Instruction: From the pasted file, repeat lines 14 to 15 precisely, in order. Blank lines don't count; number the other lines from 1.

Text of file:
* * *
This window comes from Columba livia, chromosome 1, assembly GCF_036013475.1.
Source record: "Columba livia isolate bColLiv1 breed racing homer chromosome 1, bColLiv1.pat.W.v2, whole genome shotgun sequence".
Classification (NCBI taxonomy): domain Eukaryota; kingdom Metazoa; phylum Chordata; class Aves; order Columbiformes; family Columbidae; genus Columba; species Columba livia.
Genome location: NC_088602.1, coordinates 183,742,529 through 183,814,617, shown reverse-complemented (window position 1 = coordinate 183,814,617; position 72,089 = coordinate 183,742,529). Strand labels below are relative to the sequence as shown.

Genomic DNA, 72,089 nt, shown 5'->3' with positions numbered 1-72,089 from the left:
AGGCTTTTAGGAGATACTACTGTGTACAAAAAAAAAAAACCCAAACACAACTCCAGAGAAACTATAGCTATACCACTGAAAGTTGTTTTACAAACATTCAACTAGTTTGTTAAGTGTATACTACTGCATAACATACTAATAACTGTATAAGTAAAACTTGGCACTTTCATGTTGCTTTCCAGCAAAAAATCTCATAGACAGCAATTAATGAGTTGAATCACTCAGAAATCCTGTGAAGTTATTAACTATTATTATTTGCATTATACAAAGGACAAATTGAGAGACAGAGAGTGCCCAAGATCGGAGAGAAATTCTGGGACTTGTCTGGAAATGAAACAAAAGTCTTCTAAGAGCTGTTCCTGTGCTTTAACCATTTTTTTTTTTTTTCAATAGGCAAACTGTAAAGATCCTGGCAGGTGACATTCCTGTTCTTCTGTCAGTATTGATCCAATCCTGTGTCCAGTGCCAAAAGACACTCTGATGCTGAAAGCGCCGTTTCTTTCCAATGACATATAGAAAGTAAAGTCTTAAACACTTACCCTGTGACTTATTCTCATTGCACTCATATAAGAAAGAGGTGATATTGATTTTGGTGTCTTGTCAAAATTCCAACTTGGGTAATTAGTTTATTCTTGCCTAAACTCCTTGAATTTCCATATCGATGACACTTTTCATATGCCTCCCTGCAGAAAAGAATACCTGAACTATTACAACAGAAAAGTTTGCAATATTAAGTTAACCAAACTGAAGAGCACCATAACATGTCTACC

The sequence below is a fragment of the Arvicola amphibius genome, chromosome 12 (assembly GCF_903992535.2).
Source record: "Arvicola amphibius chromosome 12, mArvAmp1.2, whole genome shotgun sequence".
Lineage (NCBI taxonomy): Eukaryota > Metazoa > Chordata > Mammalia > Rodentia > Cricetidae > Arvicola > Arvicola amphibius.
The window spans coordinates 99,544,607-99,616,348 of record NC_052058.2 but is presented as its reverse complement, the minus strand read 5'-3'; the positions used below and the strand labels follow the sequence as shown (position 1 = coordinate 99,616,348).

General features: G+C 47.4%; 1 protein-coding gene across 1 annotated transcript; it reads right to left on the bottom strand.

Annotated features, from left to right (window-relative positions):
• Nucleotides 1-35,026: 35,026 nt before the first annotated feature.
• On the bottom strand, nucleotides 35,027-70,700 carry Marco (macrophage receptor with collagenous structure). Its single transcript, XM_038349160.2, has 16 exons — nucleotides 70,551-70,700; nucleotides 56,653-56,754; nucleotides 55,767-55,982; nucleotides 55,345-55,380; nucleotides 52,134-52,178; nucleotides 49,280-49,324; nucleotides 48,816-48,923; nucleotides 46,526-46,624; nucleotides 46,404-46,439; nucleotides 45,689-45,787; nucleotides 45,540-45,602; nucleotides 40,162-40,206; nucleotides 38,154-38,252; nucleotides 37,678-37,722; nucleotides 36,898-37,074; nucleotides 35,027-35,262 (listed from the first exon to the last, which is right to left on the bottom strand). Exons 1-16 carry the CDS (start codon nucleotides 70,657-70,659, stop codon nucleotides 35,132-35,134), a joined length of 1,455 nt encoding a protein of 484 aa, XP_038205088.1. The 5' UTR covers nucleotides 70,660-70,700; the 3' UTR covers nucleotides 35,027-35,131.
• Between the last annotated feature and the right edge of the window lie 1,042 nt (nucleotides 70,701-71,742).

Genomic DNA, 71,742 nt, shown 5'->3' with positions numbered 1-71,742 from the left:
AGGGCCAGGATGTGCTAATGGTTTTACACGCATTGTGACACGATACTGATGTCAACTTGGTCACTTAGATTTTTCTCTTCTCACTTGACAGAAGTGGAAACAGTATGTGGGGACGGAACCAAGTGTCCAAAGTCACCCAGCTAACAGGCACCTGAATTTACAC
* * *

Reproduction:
• On the bottom strand, nucleotides 35,027-70,700 carry Marco (macrophage receptor with collagenous structure). Its single transcript, XM_038349160.2, has 16 exons — nucleotides 70,551-70,700; nucleotides 56,653-56,754; nucleotides 55,767-55,982; nucleotides 55,345-55,380; nucleotides 52,134-52,178; nucleotides 49,280-49,324; nucleotides 48,816-48,923; nucleotides 46,526-46,624; nucleotides 46,404-46,439; nucleotides 45,689-45,787; nucleotides 45,540-45,602; nucleotides 40,162-40,206; nucleotides 38,154-38,252; nucleotides 37,678-37,722; nucleotides 36,898-37,074; nucleotides 35,027-35,262 (listed from the first exon to the last, which is right to left on the bottom strand). Exons 1-16 carry the CDS (start codon nucleotides 70,657-70,659, stop codon nucleotides 35,132-35,134), a joined length of 1,455 nt encoding a protein of 484 aa, XP_038205088.1. The 5' UTR covers nucleotides 70,660-70,700; the 3' UTR covers nucleotides 35,027-35,131.
• Between the last annotated feature and the right edge of the window lie 1,042 nt (nucleotides 70,701-71,742).